Then we can infer, based on the fact that B occurred at least 500 times without A being reported, that approximately 10% (5k A occurrences without reports/ 50k A reports) of the time, data is lost. This suggests gamma ~= 0.9.

We can then estimate that there were 50k / 0.9 = 55.56k occurrences of A and 15k / 0.9 = 16.67k occurrences of B, yielding:

alpha = 55.56k / 100k = 0.556
beta = 16.67k / 55.56k = 0.300

Small errors result in big differences!

Based on the data we have, we've guesstimated that approximately 10% of the events which occur are not reported. However, this effect cascades and results in an overall success rate of alpha * beta being reported as 10.5% (= 1,000 / 9,500) rather than 16.7% (= 1667 / 10,000). That's a huge difference!

Statistical method

These calculations are all great, but we also need to deal with uncertainty. It's possible that actually gamma=0.95 but we simply got unlucky, or gamma=0.85 and we got very lucky. How can we quantify this?

This can be done relatively straightforwardly with pymc3.

import pylab as pl
import pymc3 as pymc
import numpy

N = 100000
ao = 40000
bo_and_ao = 10000
bo_no_ao = 5000

model = pymc.Model()

with model:
    alpha = pymc.Uniform('alpha', lower=0, upper=1)
    beta  = pymc.Uniform('beta', lower=0, upper=1)
    gamma = pymc.Uniform('gamma', lower=0, upper=1)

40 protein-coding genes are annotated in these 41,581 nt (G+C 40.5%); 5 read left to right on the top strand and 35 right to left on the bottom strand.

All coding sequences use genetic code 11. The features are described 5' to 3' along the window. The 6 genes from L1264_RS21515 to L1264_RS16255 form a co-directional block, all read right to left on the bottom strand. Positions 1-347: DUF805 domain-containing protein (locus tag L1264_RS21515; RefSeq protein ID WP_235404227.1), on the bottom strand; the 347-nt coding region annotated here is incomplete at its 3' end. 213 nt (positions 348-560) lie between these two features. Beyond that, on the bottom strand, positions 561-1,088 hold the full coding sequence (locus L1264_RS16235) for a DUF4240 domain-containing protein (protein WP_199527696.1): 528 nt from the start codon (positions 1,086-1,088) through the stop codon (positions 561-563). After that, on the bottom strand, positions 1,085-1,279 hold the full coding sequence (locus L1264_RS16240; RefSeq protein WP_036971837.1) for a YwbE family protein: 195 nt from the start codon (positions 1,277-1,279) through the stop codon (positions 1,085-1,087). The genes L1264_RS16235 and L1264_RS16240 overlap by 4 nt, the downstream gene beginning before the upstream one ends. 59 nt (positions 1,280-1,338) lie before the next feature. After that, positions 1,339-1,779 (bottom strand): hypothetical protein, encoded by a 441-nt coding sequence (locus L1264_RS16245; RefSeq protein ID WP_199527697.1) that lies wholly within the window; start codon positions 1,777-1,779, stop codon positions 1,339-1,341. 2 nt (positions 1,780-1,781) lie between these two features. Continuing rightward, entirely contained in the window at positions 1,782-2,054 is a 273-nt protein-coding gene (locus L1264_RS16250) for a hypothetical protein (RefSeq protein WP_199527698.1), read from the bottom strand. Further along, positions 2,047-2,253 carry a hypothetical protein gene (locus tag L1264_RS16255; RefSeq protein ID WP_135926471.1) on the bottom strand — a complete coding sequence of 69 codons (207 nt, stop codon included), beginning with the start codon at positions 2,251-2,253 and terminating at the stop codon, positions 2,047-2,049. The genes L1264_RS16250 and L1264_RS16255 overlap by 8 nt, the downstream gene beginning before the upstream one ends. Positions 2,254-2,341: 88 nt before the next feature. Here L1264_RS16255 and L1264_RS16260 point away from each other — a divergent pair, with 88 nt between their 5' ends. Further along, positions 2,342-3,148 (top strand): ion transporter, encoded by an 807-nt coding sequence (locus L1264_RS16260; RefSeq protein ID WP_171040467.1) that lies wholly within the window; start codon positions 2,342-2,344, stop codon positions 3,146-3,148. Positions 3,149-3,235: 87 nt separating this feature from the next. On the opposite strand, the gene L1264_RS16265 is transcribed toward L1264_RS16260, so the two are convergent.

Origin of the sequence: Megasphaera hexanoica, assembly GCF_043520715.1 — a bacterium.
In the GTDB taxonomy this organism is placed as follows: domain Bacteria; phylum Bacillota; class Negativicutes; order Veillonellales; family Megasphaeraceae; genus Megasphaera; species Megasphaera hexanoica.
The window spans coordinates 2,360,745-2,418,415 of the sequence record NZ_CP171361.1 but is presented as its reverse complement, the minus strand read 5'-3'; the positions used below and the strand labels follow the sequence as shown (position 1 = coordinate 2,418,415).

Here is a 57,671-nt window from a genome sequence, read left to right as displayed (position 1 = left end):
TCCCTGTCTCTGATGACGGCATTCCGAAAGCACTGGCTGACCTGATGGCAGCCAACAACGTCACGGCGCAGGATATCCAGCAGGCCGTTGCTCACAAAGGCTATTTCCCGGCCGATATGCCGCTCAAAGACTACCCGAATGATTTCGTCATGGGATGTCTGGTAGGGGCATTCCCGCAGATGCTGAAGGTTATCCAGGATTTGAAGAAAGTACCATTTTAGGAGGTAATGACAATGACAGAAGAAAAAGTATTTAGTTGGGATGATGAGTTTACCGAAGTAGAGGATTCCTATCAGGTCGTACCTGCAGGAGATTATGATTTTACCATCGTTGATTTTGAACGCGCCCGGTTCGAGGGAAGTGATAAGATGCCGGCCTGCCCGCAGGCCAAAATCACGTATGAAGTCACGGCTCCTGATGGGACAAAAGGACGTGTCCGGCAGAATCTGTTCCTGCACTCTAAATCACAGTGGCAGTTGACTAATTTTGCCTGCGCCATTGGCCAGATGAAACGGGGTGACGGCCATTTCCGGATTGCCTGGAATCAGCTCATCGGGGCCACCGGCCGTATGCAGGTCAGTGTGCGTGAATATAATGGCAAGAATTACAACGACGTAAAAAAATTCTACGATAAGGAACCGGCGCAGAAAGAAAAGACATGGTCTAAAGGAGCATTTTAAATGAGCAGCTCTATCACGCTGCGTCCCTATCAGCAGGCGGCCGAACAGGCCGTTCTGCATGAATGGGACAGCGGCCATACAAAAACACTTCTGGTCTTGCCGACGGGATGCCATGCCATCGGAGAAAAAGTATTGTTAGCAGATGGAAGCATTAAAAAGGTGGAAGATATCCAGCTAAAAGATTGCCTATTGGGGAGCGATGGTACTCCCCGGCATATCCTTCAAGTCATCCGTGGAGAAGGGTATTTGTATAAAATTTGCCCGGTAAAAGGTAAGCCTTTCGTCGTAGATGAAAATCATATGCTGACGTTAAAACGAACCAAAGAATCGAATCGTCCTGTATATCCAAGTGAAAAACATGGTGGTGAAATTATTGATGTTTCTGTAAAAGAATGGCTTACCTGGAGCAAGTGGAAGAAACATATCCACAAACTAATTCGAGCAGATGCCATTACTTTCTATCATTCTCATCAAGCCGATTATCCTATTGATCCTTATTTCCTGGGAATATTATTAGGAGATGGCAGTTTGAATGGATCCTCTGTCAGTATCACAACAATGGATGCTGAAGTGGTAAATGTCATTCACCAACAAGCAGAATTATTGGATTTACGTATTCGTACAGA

a_occurred = pymc.Binomial('a_occurred', n=N, p=alpha)
    a_observed = pymc.Binomial('a_observed', n=a_occurred, p=gamma, observed=ao+bo_and_ao)

    b_occurred = pymc.Binomial('b_occurred', n=a_occurred, p=beta)
    b_observed = pymc.Binomial('b_observed', n=b_occurred, p=gamma, observed=bo_and_ao+bo_no_ao)

The results can then be plotted:

Graph of uncertainty in number of conversions

As is expected, we have sharp lower bounds; the true number of events could not be lower than our observed number of events.

These numbers are in rough accordance with our heuristic calculations above.

Extracting fundamental parameters

In the above data, we've done two important things.

First, we've built a nowcast of our underlying data. That is to say, while the number of times events A and B occur is nominally directly observable (albeit noisily), the actual number of times are not. So we can construct better estimates (as well as credible intervals) of the event occurrent counts.

Second, we've built a direct probabilistic way of computing the fundamental parameters of the problem, namely alpha and beta. In our pymc code, just as we can plot a histogram of a_occurrences (via pl.hist(trace['a_occurred'][::20], bins=50)), we can similarly plot a histogram of alpha itself. In many instances - e.g. A/B testing or bandit algorithms - the underlying probabilities are the parameter of direct interest. The actual counts are only incidental.

The conclusion here is that missing data is not a fundamentally limiting factor in running many analysis. Provided you have a more complete generative model of data collection, and adequate data to fit the model, you can actually correct for missing data when running such analysis.